|Title of host publication
|International Encyclopaedia of Public Health
|Published - 2008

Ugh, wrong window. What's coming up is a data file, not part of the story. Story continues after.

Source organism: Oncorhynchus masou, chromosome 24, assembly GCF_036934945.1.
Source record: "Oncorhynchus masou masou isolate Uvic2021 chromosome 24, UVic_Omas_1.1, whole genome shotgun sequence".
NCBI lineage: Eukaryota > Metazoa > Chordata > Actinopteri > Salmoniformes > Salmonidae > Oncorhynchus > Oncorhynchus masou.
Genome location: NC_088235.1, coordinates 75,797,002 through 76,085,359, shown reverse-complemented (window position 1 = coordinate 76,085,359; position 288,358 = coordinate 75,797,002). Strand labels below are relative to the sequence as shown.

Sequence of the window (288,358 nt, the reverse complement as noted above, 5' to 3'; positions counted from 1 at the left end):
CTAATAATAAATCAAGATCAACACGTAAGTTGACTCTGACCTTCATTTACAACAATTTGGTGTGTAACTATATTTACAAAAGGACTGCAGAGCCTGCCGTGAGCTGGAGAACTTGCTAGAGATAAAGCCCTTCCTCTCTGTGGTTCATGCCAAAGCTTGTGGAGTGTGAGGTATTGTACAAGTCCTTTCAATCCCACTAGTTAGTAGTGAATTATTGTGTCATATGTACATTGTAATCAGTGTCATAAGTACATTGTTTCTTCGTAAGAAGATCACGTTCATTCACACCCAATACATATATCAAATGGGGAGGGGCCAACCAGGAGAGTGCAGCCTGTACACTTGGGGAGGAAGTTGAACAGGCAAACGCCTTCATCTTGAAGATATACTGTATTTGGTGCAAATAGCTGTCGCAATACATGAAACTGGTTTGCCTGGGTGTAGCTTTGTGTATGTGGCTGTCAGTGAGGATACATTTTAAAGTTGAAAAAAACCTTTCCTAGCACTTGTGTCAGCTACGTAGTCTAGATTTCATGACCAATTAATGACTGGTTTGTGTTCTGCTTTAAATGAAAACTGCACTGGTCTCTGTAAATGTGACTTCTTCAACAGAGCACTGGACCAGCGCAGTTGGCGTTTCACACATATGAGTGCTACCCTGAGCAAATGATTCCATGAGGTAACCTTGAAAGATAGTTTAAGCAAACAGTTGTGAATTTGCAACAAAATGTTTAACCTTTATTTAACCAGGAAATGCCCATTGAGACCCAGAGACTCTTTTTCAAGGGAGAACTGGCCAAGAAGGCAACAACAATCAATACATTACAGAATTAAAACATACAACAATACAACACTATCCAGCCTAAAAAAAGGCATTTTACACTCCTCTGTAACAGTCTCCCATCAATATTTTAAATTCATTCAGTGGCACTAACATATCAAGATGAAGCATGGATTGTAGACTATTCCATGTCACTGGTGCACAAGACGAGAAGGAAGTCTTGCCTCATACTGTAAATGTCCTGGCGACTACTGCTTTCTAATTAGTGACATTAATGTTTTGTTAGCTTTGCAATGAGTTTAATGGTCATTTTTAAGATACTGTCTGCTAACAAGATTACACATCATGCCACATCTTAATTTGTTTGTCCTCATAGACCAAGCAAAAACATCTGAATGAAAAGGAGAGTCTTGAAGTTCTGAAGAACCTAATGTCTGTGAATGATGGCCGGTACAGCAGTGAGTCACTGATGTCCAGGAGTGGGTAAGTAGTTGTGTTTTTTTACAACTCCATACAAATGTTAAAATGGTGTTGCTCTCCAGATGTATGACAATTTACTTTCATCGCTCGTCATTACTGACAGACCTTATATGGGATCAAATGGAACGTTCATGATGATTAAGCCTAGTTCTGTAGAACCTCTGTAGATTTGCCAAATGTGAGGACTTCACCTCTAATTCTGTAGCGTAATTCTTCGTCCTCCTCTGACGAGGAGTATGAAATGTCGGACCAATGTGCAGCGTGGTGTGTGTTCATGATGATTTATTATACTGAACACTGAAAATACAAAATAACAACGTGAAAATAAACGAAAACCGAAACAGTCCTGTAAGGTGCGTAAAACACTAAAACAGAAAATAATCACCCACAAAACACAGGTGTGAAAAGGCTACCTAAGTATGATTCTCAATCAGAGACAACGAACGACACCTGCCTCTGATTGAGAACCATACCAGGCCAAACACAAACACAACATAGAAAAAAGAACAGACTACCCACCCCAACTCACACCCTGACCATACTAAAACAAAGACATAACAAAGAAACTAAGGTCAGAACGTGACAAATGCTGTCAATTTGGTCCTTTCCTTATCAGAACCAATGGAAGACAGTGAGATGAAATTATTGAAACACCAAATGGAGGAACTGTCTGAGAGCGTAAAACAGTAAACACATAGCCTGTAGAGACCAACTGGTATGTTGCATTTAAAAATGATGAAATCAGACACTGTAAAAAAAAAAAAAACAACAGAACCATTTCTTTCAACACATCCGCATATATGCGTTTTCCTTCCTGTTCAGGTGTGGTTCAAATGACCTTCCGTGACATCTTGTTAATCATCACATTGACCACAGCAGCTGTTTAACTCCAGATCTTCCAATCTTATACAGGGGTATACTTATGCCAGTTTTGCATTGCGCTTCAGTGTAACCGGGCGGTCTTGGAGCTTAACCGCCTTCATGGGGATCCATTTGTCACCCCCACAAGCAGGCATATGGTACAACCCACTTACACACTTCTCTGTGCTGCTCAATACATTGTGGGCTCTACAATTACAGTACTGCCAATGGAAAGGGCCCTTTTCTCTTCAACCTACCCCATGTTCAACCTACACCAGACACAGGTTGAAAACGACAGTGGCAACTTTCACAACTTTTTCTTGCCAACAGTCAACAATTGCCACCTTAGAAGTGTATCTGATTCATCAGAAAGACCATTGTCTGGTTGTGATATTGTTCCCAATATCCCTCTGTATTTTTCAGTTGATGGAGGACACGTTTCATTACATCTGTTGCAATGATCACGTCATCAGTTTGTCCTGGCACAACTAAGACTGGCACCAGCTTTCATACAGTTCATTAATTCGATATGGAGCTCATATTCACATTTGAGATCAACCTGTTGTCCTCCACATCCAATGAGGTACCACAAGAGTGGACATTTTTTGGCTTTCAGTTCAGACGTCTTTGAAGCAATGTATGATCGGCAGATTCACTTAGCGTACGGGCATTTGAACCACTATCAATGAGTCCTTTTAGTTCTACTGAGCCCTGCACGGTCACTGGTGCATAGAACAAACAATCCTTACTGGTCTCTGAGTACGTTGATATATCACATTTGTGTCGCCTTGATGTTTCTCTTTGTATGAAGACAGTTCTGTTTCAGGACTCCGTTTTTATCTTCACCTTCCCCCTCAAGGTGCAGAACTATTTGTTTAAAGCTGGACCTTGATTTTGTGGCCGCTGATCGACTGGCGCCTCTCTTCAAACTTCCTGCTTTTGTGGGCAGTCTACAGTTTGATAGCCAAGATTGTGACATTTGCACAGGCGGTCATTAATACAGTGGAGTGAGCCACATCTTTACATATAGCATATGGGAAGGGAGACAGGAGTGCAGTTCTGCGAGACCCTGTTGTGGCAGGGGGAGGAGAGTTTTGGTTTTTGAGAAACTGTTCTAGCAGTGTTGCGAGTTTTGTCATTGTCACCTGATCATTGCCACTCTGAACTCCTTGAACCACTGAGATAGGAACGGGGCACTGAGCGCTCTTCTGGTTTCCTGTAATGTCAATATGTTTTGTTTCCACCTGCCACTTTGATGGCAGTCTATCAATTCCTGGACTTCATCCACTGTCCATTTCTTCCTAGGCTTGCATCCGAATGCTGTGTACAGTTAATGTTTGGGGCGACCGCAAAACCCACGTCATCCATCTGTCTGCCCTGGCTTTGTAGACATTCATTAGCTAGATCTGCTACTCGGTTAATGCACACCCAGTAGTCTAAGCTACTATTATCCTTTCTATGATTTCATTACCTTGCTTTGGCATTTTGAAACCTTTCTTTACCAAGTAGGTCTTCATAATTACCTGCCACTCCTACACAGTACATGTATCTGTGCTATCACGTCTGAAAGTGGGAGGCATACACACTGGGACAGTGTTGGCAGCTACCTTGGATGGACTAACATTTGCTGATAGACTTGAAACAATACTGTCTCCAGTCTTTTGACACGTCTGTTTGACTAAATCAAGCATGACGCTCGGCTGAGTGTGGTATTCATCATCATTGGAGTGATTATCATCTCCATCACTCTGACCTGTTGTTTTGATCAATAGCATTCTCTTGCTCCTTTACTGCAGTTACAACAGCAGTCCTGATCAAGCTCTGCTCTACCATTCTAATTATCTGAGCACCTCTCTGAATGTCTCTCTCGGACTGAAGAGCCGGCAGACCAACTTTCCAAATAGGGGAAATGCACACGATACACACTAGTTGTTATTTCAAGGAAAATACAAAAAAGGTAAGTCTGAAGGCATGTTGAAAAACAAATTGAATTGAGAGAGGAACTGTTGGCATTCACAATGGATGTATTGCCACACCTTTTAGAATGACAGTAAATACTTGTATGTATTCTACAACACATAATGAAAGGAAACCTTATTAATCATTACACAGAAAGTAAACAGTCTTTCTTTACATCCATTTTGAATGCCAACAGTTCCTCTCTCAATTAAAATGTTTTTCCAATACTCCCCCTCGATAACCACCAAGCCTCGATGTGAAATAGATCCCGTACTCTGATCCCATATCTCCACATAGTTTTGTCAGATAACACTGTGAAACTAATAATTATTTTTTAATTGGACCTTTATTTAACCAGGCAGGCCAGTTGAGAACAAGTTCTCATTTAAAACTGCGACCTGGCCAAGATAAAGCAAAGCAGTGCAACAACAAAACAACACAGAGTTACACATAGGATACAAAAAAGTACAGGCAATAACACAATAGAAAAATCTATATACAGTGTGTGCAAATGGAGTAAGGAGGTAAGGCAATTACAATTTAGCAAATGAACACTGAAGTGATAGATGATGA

Two of the most important tools that assist states in protecting their populations against threats to health are public health policy and public health law. Policy can exist without recourse to law, but where policy has been designed for a long-term purpose, and where voluntary compliance has not proved successful, policy may need the heavier hand of law for implementation. However, law is not always an appropriate mechanism for achieving public health objectives. This article explores the boundaries of public health policy and public health law, and examines how they might work as dual mechanisms for public health.